In February, 2017, he fell sick and was confined to bed rest. While he was scrolling through his news feed aimlessly, he came across a facebook page named “Acoustic Blues Pickers." He was intrigued on seeing a world of blues lovers like himself. There he listened to Robert Johnson’s “Me and the Devil Blues." He practiced playing it for a week and shared what he played on the page. A Facebook friend, on seeing his post on the page, offered to help him and magnanimously sent him a resonator guitar and some slides.

For now, Prakash Slim is not only playing and doing research in Blues, but also teaching BITS aka Blues in the schools. He's recently finished a Blues exhibition for his school in Nepal. No doubt... he's committed to playing forward BITS programs, and hence, is living, by example the axiom "keeping the blues alive" in Nepal & beyond. 

He's now a recognized, internationally affiliated Artist/Performer and Educator of the Blues with the Mt. Zion Memorial Fund (Executive Director Dr. T. DeWayne Moore) since January 2019. Slim is also active in a Blues mentorship program with T.J. Wheeler, a long time pioneer, advocate, activist teacher/performer of Blues, Jazz & related music and educator, from the USA. As a member of International Singer and Songwriters Association (issasongwriters.com) Georgia, USA Slim's own original Blues composition are also gaining him further attention.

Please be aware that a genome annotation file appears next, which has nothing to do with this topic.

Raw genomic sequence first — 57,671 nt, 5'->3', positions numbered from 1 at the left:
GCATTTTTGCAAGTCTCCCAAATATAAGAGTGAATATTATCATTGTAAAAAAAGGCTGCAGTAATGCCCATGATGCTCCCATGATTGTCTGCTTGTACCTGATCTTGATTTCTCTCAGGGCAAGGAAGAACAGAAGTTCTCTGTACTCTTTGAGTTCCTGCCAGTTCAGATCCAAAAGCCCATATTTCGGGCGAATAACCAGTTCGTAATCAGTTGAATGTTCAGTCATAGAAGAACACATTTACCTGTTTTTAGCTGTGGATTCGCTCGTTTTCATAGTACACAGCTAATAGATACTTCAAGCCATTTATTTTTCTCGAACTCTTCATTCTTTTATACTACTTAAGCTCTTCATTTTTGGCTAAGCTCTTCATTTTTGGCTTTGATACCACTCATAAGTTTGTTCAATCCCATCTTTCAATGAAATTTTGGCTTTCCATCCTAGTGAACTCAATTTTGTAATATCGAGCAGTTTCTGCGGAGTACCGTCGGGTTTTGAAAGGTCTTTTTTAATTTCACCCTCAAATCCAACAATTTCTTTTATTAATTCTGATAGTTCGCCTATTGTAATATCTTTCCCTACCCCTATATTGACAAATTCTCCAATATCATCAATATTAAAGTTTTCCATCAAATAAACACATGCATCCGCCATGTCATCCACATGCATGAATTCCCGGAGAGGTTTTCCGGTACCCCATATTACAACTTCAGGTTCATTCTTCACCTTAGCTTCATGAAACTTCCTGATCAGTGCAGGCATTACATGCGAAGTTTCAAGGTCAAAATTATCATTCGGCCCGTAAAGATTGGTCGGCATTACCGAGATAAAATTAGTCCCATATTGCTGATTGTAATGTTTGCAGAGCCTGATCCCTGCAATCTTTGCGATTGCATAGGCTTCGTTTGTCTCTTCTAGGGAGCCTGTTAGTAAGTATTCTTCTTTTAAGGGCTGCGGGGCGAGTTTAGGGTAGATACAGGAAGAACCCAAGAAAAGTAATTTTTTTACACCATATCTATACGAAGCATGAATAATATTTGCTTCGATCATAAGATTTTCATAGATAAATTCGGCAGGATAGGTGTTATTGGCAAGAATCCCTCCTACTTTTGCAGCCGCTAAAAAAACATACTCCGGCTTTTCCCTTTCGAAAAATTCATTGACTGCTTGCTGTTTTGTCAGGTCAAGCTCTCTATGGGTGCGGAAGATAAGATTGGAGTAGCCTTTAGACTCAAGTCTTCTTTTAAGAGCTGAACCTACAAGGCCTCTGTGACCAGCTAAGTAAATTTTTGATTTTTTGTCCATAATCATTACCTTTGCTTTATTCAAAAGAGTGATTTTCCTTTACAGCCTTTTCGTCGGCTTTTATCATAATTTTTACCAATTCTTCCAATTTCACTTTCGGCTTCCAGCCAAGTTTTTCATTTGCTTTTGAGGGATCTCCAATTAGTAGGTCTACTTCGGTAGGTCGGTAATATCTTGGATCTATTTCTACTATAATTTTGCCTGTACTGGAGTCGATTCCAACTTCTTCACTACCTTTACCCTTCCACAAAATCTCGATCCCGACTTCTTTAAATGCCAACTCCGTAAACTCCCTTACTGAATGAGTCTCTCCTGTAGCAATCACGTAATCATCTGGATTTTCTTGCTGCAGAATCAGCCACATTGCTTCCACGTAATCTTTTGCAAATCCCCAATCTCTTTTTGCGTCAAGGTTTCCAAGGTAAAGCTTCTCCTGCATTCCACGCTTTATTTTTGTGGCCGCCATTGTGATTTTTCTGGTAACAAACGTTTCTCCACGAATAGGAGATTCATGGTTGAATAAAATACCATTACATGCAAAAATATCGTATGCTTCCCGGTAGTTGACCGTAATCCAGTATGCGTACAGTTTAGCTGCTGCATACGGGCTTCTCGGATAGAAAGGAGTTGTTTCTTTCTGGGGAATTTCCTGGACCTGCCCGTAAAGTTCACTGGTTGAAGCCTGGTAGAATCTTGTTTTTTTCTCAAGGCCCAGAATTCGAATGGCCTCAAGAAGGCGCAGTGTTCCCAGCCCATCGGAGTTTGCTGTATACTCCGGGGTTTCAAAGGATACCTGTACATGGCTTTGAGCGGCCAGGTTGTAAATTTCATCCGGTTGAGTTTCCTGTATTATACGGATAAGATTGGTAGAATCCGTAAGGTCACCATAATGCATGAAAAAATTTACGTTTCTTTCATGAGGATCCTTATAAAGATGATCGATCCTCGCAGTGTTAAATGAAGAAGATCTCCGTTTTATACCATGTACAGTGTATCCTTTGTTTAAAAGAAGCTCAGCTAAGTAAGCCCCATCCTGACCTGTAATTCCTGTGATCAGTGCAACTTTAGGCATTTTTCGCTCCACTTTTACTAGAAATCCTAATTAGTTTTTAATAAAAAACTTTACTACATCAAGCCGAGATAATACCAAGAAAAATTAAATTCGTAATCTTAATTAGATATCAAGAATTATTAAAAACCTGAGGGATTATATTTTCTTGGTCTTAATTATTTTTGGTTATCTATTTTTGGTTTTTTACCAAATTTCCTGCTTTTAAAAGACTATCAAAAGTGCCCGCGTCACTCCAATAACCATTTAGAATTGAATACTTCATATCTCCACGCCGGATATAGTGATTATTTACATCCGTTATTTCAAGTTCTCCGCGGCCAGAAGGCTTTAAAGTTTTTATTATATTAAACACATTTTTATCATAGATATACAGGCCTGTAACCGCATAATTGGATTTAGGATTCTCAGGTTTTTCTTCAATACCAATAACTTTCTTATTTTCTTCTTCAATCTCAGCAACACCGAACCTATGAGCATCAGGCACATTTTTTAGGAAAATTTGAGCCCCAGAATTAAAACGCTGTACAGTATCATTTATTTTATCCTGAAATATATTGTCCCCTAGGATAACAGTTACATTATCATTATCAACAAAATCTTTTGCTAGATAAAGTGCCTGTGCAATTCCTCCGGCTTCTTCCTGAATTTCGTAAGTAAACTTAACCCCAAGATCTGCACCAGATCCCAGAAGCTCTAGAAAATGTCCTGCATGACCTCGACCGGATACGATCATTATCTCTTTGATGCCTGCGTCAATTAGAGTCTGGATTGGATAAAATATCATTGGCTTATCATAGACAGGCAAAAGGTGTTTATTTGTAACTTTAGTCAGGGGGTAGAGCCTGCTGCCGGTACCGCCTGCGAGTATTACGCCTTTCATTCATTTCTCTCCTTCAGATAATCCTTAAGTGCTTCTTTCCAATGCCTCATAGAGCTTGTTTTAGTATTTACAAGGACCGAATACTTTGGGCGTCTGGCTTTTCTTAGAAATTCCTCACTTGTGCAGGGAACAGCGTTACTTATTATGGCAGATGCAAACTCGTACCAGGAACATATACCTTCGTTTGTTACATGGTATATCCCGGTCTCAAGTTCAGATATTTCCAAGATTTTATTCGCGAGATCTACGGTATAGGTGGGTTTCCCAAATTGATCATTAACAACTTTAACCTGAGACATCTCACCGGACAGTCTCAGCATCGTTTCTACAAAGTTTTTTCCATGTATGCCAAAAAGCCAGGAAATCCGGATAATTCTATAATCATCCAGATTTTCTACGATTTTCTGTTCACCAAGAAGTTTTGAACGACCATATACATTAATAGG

Prakash Slim - "Villager's Blues"

Prakash serves as a member of the 

board of associates for Mt. Zion MemorialFund.


Prakash featured with American Blues Merchandise Wang Dang Doodle Tees, Illinois, USA.

Other exposure has included, being mentioned in America's first and leading Blues magazine - Living Blues in August 2019. A Nepali magazine called Yuwa Hunkar, published his autobiography where he says that Blues can be a music of healing for the people who’ve been through pain in life. His quote "B.B. King globalized the blues" is mentioned by the Phenomenal Scholar, Author and Storyteller Diane Williams in her new book’s presentation - The Life and Legacy of B.B. King at Mississippi Department of Archives and History - 22 January 2020.